The role of the manager has become even more important. With everybody facing different challenges, managers need to understand the circumstances of their team members and provide appropriate support. For some employees, working from home can be isolating. This is especially true for younger workers who live alone and look forward to the camaraderie of the office. And there is evidence that many are putting in more hours when working from home which makes burnout more likely. Regular conversations help to identify problems early and support managers in making appropriate decisions.
Office culture is often part of the overall package that attracts and binds people to an organisation. However, those firms that have invested in modern workplaces and physical employee benefits like lunches, fitness classes, social gatherings and team activities may face an identity crisis if these can’t be adapted to virtual environments.
Of course, some of this can be replaced by alternative perks and rewards. And virtual group activities as well as team away days can contribute to team bonding. The new ways of working will likely lead to more emphasis on the key moments in an employee’s career. We know that how people feel about their employer is impacted by the way they are treated in the important “moments that matter” – such as their first day at work, a major project achievement, or the birth of a child. Without being physically together, employers need to think about appropriate ways to mark these milestones.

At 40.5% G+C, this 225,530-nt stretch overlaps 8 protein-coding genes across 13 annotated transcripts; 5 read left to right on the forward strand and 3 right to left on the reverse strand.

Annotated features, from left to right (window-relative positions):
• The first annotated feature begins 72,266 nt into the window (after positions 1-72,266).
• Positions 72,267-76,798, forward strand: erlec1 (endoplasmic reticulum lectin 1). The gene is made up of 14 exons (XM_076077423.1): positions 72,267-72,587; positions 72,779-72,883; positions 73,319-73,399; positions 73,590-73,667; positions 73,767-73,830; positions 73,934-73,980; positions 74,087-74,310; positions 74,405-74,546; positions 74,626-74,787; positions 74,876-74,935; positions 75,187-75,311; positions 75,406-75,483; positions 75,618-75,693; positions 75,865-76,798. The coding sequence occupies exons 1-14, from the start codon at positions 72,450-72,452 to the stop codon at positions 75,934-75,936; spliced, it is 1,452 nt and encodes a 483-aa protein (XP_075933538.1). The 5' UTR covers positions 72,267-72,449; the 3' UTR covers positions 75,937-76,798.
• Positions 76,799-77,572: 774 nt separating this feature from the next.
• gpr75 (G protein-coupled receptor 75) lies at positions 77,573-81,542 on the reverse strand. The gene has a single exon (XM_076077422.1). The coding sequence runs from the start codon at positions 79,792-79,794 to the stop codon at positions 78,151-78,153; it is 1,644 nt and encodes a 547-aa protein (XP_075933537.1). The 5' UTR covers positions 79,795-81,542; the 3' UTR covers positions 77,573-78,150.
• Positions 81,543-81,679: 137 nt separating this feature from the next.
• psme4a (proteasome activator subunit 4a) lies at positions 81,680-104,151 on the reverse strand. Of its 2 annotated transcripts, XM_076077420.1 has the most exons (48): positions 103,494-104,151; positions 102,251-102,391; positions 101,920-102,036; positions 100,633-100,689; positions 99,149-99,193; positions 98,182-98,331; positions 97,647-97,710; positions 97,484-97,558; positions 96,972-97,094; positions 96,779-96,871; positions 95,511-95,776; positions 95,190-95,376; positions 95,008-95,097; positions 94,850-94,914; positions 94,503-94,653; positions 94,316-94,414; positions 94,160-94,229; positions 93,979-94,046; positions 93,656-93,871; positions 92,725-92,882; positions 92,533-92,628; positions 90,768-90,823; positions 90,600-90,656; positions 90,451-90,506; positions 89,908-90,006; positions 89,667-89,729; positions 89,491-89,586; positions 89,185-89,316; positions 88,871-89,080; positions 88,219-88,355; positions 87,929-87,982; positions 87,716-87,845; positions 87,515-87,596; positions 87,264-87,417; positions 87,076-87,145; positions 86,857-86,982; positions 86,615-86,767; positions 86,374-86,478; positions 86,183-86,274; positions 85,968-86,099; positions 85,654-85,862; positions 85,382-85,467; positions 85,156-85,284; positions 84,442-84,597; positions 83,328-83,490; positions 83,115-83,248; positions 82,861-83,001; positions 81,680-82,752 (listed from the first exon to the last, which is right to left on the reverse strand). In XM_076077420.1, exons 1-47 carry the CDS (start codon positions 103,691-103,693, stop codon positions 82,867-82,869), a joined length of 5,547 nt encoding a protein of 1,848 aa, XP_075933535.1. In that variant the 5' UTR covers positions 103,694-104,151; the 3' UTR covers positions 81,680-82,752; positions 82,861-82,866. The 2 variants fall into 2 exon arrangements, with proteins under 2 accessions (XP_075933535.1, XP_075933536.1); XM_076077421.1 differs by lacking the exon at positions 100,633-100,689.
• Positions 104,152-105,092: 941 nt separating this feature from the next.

A company’s mission and messages are typically communicated to employees during onboarding and kept alive in office interactions and meetings, but will this work as effectively in a virtual environment, where very often people’s focus can be pulled in different directions?
Organisations need to be very clear about ensuring that the company purpose and values are reinforced in written and verbal communications. With people working remotely, it has become more important to hear regularly from senior leaders in virtual town halls in which they are referencing company strategy, mission and values. This is also an opportunity for leaders to show their authentic selves which can help employees to better understand and identify with them.
There is also a greater need for all managers to role model the company values in a hybrid set up, and to set expectations of the behaviours required. Regularly finding ways to recognise employees who embody the values will help to reinforce the right behaviours regardless of where employees work.
Successfully adopting hybrid working goes well beyond simply providing employees with the right infrastructure – organisations that thrive will be those that continue to derive a competitive advantage from their corporate culture and use it to bring everyone together. In order to negotiate these changes successfully, organisations must involve everyone in defining and understanding the “new normal” and then create a shared experience with new practices, aligned to culture in order to help meet their long-term goals.